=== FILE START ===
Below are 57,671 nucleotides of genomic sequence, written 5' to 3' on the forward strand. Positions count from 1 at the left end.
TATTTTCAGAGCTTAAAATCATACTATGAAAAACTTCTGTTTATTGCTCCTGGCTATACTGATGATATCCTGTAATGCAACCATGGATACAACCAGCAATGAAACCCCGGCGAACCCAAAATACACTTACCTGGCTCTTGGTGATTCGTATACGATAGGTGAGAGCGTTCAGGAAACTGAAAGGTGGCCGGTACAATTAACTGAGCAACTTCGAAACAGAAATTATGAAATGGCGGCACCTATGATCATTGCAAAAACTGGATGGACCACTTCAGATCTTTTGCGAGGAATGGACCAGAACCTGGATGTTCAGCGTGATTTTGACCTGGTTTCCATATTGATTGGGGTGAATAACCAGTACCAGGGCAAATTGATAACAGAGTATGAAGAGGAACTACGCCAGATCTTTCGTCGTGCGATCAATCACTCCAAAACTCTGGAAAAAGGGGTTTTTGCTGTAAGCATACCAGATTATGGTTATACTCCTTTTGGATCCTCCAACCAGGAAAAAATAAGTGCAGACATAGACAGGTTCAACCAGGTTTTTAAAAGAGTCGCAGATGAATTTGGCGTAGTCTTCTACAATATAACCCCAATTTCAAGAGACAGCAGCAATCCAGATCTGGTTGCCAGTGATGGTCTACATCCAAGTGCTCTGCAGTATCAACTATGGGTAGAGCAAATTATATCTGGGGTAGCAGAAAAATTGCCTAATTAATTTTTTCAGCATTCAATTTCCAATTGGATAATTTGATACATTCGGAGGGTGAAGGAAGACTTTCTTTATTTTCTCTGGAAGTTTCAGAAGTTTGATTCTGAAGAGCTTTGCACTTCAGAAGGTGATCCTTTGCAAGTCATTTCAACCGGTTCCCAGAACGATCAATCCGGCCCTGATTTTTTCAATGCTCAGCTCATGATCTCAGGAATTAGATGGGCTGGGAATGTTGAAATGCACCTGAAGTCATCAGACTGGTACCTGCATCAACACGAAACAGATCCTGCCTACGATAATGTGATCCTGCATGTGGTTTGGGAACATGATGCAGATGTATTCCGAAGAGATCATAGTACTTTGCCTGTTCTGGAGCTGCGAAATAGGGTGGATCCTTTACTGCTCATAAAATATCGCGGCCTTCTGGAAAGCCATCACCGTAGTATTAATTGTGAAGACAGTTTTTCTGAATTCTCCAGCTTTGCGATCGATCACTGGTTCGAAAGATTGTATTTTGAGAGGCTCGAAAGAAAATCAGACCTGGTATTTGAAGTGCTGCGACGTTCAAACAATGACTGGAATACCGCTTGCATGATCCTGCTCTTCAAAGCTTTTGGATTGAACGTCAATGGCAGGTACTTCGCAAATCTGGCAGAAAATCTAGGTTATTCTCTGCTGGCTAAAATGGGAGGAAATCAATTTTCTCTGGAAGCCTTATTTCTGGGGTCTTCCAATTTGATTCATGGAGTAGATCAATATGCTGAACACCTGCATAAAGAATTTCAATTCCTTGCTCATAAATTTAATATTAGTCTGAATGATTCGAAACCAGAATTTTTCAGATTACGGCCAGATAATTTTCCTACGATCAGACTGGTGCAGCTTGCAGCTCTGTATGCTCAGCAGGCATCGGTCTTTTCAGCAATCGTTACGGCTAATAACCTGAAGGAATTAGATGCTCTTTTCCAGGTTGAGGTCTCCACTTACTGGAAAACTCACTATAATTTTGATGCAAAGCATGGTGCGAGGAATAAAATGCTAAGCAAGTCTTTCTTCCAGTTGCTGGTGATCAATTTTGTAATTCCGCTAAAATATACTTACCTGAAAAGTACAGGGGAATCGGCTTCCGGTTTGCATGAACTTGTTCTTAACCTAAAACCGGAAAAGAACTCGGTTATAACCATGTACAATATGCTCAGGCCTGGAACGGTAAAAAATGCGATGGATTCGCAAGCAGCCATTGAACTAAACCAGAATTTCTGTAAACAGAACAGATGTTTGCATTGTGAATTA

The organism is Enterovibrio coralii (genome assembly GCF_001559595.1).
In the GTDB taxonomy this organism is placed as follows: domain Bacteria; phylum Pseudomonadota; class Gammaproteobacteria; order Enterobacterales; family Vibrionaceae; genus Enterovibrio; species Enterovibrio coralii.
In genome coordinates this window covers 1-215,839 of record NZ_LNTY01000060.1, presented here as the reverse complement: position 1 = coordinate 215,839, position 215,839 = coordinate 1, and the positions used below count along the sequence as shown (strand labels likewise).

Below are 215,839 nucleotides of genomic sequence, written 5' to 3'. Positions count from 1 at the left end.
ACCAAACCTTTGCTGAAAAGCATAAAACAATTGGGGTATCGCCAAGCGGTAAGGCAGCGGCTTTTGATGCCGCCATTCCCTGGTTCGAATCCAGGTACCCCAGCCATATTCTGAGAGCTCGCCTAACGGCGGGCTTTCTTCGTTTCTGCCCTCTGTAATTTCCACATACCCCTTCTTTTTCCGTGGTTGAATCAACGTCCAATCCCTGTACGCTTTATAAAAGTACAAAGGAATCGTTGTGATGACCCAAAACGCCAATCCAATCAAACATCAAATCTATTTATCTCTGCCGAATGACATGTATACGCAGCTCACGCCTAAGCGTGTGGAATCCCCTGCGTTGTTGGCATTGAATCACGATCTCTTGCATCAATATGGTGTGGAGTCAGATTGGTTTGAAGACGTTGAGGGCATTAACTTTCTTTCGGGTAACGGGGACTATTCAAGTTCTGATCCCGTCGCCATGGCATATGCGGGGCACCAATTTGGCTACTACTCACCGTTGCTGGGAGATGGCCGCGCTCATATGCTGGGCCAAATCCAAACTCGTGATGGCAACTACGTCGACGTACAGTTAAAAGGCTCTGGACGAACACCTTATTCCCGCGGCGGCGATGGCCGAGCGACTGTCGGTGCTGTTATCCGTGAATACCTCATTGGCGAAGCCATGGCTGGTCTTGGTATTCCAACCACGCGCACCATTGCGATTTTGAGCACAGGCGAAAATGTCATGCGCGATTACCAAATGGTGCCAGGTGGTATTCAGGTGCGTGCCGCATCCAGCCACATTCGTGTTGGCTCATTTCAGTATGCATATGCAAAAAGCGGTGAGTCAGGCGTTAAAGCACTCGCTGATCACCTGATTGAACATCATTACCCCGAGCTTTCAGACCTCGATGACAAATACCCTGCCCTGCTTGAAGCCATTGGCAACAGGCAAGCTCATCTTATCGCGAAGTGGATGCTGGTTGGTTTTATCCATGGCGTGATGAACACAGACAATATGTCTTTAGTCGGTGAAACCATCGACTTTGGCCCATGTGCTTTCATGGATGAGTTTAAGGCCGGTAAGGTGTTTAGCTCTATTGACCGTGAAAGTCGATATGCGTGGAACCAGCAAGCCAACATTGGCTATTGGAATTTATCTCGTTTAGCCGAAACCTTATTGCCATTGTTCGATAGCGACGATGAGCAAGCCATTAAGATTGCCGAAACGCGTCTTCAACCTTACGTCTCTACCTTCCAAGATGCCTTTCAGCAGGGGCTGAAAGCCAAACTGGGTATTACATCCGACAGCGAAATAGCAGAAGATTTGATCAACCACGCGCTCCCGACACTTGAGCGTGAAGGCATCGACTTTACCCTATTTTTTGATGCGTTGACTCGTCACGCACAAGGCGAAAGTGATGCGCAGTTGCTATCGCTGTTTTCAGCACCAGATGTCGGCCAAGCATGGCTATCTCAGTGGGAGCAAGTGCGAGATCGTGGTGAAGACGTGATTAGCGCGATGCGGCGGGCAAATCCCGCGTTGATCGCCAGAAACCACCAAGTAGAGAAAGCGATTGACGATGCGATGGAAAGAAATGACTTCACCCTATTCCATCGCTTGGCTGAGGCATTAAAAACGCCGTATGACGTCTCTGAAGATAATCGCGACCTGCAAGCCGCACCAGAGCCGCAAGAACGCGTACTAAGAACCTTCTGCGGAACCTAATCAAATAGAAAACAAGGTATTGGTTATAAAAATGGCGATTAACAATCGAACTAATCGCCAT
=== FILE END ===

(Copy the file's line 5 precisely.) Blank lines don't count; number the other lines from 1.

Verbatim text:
In genome coordinates this window covers 1-215,839 of record NZ_LNTY01000060.1, presented here as the reverse complement: position 1 = coordinate 215,839, position 215,839 = coordinate 1, and the positions used below count along the sequence as shown (strand labels likewise).